2017 National Caribbean American Heritage Month


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Food Security, Nutritious Meals and Renewed Emphasis on Agriculture
It is time to rethink how we grow, share and consume our food. If done right, agriculture, forestry and fisheries can provide nutritious food for all and generate decent incomes, while supporting people centered rural development and protecting the environment. Right now, our soils, freshwater, oceans, forests and biodiversity are being rapidly degraded. The food and agriculture sector offers key solutions for development, and is central for hunger and poverty eradication.

 

 
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Full Stomachs and Better Nutrition equals increased levels and ability to learn! Daily nutritious meals: Boosting School Performance for the World's Littlest Learners and our Future Leaders. 
 
The Caribbean School-Feeding Program supports Zero hunger and quality education for all students in the Caribbean by 2030, in support of The United Nations 17 Sustainable Goals To Transform Our World. The goal is to end hunger and ensure access by all people, in particular the poor and people in vulnerable situations, including infants, to safe, nutritious and sufficient food all year round and in particular, the Caribbean. The School-Feeding Program works to provide funding for feeding programs in the Caribbean, but in particular, the nations of Saint Lucia, Suriname, Antigua and Barbuda, and Guyana.

Poverty can hinder a parent from sending their child to school. School meals provide a strong incentive to send them and keep them there, as it is often the only meal they receive in the day. This increases school attendance rates and reduces drop-out rates. Sadly, many parents in the Caribbean cannot afford to give their children a nutritious breakfast; therefore, these children often go to school hungry, with pain in their stomachs from lack of food.

When impoverished children go to school, they often leave home on an empty stomach. Providing school meals, especially breakfasts, can play a critical role in ensuring that children can learn. School meals allow children to focus on their studies rather than their stomachs and helps to improve students’ learning, cognitive functions, in-class behavior, academic performance and ability to concentrate.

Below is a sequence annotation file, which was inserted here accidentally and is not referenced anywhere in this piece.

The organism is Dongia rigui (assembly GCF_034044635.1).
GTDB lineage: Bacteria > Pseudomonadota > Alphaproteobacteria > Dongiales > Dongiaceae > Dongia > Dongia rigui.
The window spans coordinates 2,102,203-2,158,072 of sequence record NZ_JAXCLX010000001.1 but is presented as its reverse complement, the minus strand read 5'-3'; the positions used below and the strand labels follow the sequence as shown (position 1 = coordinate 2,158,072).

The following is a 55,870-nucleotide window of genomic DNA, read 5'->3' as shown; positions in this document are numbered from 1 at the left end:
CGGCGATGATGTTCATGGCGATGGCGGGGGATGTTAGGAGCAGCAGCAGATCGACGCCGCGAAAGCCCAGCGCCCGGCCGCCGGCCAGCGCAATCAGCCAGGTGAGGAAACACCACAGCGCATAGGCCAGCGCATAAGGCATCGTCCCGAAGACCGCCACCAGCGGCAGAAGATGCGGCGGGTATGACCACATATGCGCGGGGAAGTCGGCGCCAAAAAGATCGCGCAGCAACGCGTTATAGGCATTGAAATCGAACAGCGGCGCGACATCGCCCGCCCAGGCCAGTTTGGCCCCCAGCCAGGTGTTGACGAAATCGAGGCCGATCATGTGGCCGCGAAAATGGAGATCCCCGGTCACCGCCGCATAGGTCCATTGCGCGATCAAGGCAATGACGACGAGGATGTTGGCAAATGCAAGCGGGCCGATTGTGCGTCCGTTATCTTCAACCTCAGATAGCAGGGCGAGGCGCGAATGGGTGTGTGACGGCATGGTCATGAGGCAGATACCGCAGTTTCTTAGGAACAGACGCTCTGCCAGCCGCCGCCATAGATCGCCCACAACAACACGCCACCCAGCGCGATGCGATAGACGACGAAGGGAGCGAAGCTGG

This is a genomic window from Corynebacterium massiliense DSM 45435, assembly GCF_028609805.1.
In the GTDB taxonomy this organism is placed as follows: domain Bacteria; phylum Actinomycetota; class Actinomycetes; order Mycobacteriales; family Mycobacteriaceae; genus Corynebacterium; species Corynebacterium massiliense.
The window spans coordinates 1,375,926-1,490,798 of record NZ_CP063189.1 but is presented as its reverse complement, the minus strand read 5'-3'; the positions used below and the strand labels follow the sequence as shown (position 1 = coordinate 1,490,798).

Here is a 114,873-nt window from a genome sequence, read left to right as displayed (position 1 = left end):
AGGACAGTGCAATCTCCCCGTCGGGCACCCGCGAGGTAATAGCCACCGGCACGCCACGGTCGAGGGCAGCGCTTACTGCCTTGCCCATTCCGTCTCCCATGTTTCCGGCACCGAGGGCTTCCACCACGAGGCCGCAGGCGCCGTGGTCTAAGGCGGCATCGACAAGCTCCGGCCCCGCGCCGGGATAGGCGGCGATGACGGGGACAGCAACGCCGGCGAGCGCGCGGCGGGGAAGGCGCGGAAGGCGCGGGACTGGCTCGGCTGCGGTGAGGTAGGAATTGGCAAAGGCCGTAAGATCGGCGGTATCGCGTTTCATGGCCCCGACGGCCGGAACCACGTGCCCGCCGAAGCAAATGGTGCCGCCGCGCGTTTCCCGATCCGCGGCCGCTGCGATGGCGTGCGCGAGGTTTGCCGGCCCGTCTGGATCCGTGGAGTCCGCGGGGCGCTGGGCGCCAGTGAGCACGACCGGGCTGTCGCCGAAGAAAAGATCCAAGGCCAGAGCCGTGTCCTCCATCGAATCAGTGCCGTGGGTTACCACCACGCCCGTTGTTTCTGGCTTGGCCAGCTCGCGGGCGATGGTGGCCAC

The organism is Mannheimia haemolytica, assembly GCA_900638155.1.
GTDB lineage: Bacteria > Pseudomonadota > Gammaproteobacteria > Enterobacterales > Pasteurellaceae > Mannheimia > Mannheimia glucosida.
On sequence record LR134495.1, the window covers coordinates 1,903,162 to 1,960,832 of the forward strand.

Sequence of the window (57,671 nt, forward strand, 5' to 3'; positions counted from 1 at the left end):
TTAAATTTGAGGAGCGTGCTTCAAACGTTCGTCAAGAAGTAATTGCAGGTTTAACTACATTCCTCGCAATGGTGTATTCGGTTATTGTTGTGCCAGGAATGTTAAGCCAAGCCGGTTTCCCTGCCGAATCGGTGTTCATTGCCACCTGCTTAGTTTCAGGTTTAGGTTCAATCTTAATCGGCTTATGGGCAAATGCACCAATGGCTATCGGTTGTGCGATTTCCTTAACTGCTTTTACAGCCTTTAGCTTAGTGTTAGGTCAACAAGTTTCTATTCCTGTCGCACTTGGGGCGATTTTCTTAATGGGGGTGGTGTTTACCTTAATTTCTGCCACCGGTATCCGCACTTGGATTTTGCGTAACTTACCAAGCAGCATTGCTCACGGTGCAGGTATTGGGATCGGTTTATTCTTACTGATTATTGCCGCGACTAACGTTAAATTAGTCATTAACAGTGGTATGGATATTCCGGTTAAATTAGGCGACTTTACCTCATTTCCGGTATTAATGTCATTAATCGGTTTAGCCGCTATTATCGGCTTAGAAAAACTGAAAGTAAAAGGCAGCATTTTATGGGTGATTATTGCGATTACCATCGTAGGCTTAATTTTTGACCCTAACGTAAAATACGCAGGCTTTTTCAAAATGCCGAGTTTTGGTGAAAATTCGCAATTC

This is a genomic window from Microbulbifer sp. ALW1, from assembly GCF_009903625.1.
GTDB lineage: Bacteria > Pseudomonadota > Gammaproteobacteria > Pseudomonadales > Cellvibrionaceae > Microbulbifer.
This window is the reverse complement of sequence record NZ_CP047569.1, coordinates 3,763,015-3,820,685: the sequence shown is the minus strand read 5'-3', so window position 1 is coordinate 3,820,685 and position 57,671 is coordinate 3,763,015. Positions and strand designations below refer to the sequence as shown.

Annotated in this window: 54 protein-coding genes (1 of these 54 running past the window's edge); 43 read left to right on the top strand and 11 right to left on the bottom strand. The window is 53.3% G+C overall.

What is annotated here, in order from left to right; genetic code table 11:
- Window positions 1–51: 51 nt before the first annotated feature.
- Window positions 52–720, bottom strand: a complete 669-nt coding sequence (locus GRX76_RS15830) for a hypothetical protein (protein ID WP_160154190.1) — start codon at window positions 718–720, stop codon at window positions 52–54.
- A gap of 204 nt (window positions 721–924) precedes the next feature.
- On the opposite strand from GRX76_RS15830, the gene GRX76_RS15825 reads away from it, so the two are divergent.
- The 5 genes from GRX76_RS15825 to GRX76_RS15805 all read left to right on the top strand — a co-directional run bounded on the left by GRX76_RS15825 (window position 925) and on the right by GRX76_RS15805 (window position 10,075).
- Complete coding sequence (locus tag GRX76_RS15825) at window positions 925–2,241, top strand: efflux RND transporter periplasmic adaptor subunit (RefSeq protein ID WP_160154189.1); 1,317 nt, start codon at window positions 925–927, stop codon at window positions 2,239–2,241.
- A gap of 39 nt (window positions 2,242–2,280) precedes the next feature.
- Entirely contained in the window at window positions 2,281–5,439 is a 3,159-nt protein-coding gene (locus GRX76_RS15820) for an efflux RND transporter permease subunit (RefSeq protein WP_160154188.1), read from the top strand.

The central problem concerning hunger in the Caribbean is not a lack of food, but rather the problems that the poorest members of society, especially children, face in gaining access to that food.

The Caribbean's experience shows that to deal with the major social challenges of extreme poverty and hunger, what is needed is a combination of economic growth, strong political commitment and decisive public action, in the form of public policies that have a high impact on the most vulnerable segments of the population.  What is needed is more funding for School Feeding Programs. 

Will you help us provide these children access to nutritious meals?
 

Malnutrition robs a child’s potential by causing delays in motor and cognitive development—leaving them to struggle with major learning disruptors such as attention deficit disorder, poor memory, and reduced problem-solving abilities. Certain nutrient deficiencies are proven to adversely impact a child’s classroom performance:
 
                 
  • Inadequate levels of iron in the diet leave children tired throughout the day and more prone to behavioral problems and poor performance in school.
 
  • Zinc deficiency in children is associated with reduced cognitive and motor performance and with higher incidence of depression and attention deficit disorders.
   
 
  • Not having enough iodine impacts a child’s brain development, drastically lowering IQ or in the worst cases, leading to mental retardation and irreversible brain damage
   
 
  • Insufficient Vitamin A weakens the immune system and can lead to increased school absence. This particular deficiency affects nearly 163 million youth and is the leading cause of preventable blindness in children.
   
We know what nutrients children need in their diets to learn and thrive. We know where the hungriest and most undernourished live. We have a solid base of nutrition and public health research. And we have made serious investments of time and money to study ways to feed our children and provide them with healthy food options.
 
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